Rev. Alban Butler (171173). Volume XII: December. The Lives of the Saints. 1866.
SS. Nicasius, Ninth Archbishop of Rheims, and His Companions, Martyrs
IN the fifth century an army of barbarians from Germany ravaging part of Gaul, plundered the city of Rheims.1 Nicasius, the holy bishop, had foretold this calamity to his flock. When he saw the enemy at the gates and in the streets, forgetting himself, and solicitous only for his dear spiritual children, he went from door to door encouraging all to patience and constancy, and awaking in every ones breast the most heroic sentiments of piety and religion. In endeavouring to save the lives of some of his flock, he exposed himself to the swords of the infidels, who, after a thousand insults and indignities, (which he endured with the meekness and fortitude of a true disciple of God crucified for us) cut off his head. Florens his deacon, and Jocond his lector, were massacred by his side. His sister Eutropia, a virtuous virgin, seeing herself spared in order to be reserved for wicked purposes, boldly cried out to the infidels, that it was her unalterable resolution rather to sacrifice her life, than her faith or her integrity and virtue. Upon which they despatched her with their cutlasses. St. Nicasius and St. Eutropia were buried in the church-yard of St. Agricola. Many miracles rendered their tombs illustrious, and this church was converted into a famous abbey, which bears the name of St. Nicasius, and is now a member of the congregation of St. Maur. The archbishop Fulco, in 893, translated the body of St. Nicasius into the cathedral, which the martyr himself had built, and dedicated to God in honour of the Blessed Virgin Mary. His head is kept in the abbey of St. Vedast at Arras. See St. Gregory of Tours, and Gall. Chr. Nov. t. 9. p. 6. The Acts of St. Nicasius in Surius (14 Dec.) were written before Hincmar, probably in the seventh century, but are of small importance, as Dom. Rivet observes.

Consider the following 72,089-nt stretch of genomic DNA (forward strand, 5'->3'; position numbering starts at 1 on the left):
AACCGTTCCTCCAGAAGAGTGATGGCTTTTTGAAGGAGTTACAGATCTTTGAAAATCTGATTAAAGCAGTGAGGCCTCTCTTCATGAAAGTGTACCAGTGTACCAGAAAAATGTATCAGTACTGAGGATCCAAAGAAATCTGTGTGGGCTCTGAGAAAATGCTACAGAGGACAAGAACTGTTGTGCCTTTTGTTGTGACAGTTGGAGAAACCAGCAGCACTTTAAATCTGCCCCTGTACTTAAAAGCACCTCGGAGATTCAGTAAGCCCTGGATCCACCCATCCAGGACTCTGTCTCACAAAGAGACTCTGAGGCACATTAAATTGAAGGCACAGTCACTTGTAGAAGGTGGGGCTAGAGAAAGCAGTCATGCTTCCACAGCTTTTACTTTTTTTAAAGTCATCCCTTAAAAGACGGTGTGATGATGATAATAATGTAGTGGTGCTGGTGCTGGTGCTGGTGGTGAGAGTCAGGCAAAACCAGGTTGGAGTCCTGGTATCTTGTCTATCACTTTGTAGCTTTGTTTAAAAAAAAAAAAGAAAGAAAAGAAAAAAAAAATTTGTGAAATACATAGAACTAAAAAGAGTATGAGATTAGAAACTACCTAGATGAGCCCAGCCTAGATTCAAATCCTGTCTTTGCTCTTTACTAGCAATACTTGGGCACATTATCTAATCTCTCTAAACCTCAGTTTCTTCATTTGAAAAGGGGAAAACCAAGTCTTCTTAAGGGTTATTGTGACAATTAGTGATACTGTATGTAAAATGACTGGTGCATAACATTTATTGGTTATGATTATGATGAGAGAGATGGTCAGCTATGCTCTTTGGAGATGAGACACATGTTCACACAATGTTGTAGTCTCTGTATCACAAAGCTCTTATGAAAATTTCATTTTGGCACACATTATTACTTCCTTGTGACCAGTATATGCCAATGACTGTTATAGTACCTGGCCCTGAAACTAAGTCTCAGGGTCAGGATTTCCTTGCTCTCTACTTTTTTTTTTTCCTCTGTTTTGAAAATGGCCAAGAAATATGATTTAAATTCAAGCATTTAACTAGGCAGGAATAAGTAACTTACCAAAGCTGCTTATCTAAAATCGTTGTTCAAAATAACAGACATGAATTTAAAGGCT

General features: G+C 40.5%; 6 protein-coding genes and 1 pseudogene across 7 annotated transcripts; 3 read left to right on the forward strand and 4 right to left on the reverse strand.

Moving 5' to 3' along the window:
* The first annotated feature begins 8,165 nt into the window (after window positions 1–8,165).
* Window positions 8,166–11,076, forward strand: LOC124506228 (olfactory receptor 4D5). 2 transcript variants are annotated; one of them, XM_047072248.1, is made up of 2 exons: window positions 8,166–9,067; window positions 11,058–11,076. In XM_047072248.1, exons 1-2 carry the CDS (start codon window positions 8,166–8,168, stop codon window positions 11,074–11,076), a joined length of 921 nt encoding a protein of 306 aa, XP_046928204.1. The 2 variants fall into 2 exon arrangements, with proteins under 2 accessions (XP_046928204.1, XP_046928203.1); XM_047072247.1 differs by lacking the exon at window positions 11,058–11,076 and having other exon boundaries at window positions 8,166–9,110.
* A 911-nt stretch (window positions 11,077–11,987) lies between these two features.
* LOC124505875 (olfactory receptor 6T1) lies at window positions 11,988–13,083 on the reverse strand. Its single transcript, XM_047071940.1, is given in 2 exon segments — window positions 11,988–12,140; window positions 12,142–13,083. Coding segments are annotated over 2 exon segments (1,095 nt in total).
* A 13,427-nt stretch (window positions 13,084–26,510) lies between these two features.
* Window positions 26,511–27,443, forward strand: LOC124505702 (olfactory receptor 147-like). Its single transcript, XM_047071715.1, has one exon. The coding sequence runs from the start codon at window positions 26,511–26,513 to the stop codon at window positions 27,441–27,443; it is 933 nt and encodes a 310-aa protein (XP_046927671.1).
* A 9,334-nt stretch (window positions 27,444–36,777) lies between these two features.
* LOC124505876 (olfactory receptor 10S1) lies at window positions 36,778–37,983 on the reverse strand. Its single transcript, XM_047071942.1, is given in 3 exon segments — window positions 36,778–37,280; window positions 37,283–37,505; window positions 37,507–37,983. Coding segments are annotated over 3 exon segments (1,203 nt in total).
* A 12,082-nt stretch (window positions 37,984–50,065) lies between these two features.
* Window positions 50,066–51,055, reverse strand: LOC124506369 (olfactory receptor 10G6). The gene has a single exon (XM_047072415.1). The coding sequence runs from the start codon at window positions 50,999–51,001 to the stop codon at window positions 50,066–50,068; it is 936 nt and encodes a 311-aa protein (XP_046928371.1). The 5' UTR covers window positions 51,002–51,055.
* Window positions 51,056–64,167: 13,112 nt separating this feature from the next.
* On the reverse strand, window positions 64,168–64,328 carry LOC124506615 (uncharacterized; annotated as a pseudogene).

Note 1. Tillemont thinks these barbarians were Goths, and that the Vandals were Arians before they left their own country in the north of Germany. But how could they there have received Christianity so early as in the beginning of the fifth century? How could Count Stilico, by birth a Vandal, hope to advance his pagan son Eucherius by the help of the Vandals, by opening the pagan temples and restoring idolatry, for which attempt he and his son were put to death, as Orosius relates, if they were not then idolaters in 407; though in the middle of the same fifth century they were Arians, as appears from Salvian, l. 7, and King Genseric in 428? Stilting shows that St. Nicasius suffered under the Vandals in 407, of which irruption of the Vandals St. Jerom speaks in his epistle to Ageruchio in 409. See Stilting in his life of St. Viventius, the immediate predecessor of St. Nicasius, on the 7th of September, t. 3, p. 65, and Gall. Christ. Nov. t. 9. p. 6. [back]